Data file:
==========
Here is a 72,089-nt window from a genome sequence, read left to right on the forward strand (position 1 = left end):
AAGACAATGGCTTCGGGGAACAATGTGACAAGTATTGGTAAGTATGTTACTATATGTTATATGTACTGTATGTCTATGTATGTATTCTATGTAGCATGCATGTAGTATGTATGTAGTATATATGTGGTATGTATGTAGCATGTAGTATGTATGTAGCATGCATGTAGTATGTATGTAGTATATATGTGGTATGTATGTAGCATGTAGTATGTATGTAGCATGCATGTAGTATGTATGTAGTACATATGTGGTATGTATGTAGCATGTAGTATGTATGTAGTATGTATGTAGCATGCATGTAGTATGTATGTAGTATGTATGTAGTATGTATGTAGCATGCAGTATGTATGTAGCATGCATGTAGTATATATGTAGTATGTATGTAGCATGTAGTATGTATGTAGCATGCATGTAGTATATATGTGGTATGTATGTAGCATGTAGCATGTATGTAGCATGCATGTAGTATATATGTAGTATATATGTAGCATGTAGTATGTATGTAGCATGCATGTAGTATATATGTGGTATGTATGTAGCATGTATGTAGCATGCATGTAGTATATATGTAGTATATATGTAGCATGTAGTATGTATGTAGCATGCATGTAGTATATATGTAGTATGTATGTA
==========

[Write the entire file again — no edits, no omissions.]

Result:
Here is a 72,089-nt window from a genome sequence, read left to right on the forward strand (position 1 = left end):
AAGACAATGGCTTCGGGGAACAATGTGACAAGTATTGGTAAGTATGTTACTATATGTTATATGTACTGTATGTCTATGTATGTATTCTATGTAGCATGCATGTAGTATGTATGTAGTATATATGTGGTATGTATGTAGCATGTAGTATGTATGTAGCATGCATGTAGTATGTATGTAGTATATATGTGGTATGTATGTAGCATGTAGTATGTATGTAGCATGCATGTAGTATGTATGTAGTACATATGTGGTATGTATGTAGCATGTAGTATGTATGTAGTATGTATGTAGCATGCATGTAGTATGTATGTAGTATGTATGTAGTATGTATGTAGCATGCAGTATGTATGTAGCATGCATGTAGTATATATGTAGTATGTATGTAGCATGTAGTATGTATGTAGCATGCATGTAGTATATATGTGGTATGTATGTAGCATGTAGCATGTATGTAGCATGCATGTAGTATATATGTAGTATATATGTAGCATGTAGTATGTATGTAGCATGCATGTAGTATATATGTGGTATGTATGTAGCATGTATGTAGCATGCATGTAGTATATATGTAGTATATATGTAGCATGTAGTATGTATGTAGCATGCATGTAGTATATATGTAGTATGTATGTA